Missouri lawmakers are considering a bill that would prevent social media and other Big Tech companies from censoring users.
The “Stop Social Media Censorship Act” from Rep. Jeff Coleman would prohibit social media platforms with at least 75 million users from censoring political or religious content and allow injured parties to seek up to $75,000 in statutory damages unless the speech is found to be obscene, from a false impersonation or enticing violence.
Under the bill, “Hate speech will not be a justifiable basis for a social media website to censor users” and stipulates circumstances in which a social media website will be immune from liability for censoring certain users or speech.
Coleman presented his bill before the House General Laws Committee during a marathon hearing this week. He said his bill would allow Missourians to contest what he considered to be a breach of contract from juggernauts such as Facebook and Twitter.
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“This bill basically gives the residents of Missouri a voice,” Coleman said. “It creates a private right of action and allows them to take these social media companies to court and to sue when that company censors them.”
Coleman and attorney Christopher Sevier fielded questions from the committee on social media terms of service, the designation of obscenity and hate speech, and the subjectivity of content for more than an hour. Sevier said similar bills are moving through 29 states, including South Carolina and North Dakota, with many handled by Democrats. Three other witnesses spoke in support of the bill.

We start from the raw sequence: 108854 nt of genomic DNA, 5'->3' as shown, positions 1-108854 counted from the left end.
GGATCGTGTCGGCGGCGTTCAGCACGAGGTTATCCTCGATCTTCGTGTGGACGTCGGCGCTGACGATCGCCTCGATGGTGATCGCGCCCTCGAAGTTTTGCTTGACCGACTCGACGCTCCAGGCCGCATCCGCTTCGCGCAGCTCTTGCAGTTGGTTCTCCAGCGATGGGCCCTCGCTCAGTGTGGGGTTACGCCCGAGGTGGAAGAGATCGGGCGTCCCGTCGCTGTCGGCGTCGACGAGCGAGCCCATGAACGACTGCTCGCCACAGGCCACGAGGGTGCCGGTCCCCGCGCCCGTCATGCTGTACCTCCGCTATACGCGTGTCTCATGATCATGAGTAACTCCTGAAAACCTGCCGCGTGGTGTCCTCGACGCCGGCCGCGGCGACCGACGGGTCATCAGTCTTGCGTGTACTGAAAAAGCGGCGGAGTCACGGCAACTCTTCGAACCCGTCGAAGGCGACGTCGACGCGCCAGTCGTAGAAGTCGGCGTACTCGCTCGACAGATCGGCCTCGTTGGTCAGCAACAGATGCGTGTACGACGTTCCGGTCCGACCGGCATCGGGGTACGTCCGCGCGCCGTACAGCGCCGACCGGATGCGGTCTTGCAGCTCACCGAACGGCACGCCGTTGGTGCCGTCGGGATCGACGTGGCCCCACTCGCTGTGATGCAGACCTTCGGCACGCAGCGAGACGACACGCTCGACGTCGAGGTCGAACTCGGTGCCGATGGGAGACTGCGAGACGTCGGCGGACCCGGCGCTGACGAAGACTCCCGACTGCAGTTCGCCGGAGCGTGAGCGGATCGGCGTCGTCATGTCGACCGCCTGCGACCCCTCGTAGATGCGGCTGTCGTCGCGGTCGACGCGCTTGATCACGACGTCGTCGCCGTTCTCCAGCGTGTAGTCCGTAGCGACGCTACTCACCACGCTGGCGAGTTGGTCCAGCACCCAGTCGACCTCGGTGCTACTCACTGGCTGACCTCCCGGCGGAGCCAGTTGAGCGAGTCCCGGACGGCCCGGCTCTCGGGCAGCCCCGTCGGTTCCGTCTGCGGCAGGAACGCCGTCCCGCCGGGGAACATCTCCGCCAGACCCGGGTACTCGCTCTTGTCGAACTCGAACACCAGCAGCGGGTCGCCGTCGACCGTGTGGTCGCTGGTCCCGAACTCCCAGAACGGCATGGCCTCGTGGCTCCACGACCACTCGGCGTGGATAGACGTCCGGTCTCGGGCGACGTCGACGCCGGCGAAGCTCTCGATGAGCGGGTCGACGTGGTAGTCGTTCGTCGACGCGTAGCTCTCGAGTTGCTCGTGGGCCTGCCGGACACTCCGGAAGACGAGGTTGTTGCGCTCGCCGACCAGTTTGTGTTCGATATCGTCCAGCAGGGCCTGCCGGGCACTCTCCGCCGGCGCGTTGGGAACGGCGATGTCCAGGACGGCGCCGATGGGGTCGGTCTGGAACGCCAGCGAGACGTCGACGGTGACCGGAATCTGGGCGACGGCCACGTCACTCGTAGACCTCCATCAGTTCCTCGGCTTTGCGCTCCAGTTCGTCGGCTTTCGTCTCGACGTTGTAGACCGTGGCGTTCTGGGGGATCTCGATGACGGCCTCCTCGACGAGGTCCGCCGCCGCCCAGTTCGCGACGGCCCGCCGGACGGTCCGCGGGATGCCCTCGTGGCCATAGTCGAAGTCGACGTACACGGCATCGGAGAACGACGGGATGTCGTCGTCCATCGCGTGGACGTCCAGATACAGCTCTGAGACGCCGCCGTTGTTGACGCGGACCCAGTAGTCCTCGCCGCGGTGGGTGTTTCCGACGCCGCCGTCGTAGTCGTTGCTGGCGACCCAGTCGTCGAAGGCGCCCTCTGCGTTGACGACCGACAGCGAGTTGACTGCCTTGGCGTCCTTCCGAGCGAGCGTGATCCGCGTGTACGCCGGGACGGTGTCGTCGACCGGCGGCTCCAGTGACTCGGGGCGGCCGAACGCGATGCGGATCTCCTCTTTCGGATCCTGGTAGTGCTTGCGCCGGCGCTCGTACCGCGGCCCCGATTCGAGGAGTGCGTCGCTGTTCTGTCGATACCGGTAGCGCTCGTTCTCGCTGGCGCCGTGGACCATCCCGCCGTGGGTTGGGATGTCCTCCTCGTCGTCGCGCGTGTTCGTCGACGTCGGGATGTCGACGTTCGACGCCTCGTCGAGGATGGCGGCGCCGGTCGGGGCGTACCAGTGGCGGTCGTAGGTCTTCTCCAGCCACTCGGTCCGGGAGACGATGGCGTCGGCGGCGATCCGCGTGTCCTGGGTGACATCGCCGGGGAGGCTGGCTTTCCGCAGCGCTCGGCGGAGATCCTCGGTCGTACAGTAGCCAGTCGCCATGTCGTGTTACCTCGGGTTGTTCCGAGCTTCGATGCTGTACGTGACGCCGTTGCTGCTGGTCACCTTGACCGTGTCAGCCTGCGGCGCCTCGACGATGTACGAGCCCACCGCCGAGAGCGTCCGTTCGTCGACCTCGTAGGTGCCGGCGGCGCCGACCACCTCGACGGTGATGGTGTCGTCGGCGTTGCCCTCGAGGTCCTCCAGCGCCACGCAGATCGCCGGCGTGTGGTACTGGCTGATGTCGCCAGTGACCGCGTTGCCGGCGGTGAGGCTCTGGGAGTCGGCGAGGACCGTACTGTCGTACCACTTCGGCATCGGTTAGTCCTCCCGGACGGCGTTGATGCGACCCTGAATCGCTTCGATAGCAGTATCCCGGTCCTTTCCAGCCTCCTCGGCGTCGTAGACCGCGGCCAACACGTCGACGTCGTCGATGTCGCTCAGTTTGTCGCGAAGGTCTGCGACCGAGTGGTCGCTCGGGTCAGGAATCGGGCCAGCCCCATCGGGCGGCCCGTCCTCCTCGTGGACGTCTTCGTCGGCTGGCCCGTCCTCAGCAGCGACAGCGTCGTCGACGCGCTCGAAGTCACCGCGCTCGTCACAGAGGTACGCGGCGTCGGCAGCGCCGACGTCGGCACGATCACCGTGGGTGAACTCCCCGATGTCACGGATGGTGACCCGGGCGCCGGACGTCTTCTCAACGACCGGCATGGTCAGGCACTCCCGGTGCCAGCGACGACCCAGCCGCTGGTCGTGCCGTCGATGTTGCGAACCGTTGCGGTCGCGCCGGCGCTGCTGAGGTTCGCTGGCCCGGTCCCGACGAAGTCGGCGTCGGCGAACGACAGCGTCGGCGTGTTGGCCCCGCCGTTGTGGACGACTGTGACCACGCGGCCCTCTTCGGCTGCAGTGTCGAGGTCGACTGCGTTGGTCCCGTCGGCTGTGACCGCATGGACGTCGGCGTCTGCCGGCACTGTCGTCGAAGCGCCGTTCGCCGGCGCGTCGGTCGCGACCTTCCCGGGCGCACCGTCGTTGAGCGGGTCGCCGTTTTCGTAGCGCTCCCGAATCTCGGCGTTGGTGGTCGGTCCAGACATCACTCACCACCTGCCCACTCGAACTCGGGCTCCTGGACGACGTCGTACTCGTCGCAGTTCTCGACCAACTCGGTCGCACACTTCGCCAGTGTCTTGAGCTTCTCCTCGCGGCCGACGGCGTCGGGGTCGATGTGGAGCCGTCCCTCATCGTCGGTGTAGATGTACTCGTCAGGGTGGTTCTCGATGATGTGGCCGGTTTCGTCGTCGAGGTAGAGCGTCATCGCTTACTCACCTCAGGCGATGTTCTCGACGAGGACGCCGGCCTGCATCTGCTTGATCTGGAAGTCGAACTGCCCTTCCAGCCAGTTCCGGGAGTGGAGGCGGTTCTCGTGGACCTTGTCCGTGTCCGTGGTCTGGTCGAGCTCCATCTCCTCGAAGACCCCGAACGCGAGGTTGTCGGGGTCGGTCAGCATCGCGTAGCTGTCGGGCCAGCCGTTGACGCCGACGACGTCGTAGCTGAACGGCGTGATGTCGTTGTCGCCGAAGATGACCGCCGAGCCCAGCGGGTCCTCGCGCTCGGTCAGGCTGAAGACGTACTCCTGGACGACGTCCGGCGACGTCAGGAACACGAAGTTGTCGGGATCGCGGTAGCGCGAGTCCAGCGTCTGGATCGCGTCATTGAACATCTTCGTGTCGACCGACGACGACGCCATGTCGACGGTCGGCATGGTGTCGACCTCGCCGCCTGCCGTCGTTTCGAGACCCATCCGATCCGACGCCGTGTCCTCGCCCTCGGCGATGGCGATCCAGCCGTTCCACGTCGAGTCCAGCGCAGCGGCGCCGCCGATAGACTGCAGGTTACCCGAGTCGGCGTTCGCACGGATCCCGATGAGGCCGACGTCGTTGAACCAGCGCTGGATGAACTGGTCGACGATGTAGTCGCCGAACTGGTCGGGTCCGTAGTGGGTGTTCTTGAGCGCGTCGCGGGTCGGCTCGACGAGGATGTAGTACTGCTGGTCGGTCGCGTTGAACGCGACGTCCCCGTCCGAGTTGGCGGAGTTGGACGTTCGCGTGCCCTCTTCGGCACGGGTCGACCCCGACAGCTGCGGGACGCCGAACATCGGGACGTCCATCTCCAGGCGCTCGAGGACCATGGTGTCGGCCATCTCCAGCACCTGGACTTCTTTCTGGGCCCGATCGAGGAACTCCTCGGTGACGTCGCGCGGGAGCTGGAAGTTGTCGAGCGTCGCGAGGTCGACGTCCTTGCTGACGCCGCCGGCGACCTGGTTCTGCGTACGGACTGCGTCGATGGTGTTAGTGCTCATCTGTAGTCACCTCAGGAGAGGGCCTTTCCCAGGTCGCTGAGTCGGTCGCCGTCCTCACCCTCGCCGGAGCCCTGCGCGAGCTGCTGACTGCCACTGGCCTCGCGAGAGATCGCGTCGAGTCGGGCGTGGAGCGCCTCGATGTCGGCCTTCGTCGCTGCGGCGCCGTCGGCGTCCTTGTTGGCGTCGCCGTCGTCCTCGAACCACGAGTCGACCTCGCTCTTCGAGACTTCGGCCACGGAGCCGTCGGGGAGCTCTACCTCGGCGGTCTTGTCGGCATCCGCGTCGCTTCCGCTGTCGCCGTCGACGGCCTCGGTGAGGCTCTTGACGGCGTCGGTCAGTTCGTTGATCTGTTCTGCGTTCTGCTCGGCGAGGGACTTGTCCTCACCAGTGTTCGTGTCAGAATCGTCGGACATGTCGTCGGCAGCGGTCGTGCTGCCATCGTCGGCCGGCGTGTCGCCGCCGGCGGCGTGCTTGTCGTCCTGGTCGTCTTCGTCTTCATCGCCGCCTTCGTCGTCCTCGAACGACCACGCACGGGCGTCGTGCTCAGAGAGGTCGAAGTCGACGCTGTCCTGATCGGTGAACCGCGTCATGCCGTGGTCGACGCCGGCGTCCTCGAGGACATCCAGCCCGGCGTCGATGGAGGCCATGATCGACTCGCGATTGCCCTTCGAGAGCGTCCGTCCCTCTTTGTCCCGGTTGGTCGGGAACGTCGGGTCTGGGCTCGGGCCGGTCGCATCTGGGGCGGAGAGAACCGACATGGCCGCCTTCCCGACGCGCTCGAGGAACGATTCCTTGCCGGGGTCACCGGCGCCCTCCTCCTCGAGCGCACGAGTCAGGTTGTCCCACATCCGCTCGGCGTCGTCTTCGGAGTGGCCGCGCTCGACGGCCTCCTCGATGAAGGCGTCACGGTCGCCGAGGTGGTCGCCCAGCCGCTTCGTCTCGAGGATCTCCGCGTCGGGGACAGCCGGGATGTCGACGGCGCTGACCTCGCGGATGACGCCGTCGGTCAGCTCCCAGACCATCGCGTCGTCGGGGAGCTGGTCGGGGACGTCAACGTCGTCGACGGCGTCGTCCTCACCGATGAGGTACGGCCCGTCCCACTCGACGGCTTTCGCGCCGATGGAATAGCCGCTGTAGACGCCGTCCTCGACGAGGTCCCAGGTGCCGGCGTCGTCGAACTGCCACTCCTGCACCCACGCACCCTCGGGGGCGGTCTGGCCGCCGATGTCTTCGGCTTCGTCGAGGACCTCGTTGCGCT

Social media companies, particularly after the insurrection at the U.S. Capitol earlier this year, began to crack down on users. Former President Donald Trump was banned from Facebook and Twitter in the wake of the riots.
HB 482, one of three similar 2021 measures filed by Missouri Republicans, would prohibit social media platforms with at least 75 million users from censoring “political or religious content” and allow victims of censorship to seek up to $75,000 in statutory damages unless the offending speech is found to be obscene, from a false impersonation, or enticing violence.
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Richard Brownlee testified in opposition to the anti-censoring bill on behalf of Google, noting the complexity of the topic.
“This is the Internet; it goes everywhere in the world, and for us to have to deal with this on a state-by-state basis, it literally borders on the impossible,” he said. “This is a very complicated issue with a lot of far-reaching implications. I’m always reluctant to say this is something that really deserves study and debate and careful thought, and this does.”
The other Missouri bills dealing with Big Tech censoring users are:
HB 932, filed by Rep. Hardy Billington, R-Grain Valley, is the same as HB 482 except it includes a provision that would shield social media sites from liability by stating its status as a publisher in its terms of service agreement.
HB 783, filed by Rep. Curtis Trent, R-Springfield, would require social media platforms clearly define prohibited content in a separate agreement from their terms of service and notify users when updating their standards.
Under HB 783, social media platforms would be prohibited from removing old content based on new terms and companies that do not adhere to the new requirements would face a $100 fine from the state’s Attorney General for a first violation, $200 for a second, and $1,500 for the third.
Committee members and witnesses noted that social media was a complicated issue and said discussion over this bill would continue through later hearings.
–Dwight Widaman | Metro Voice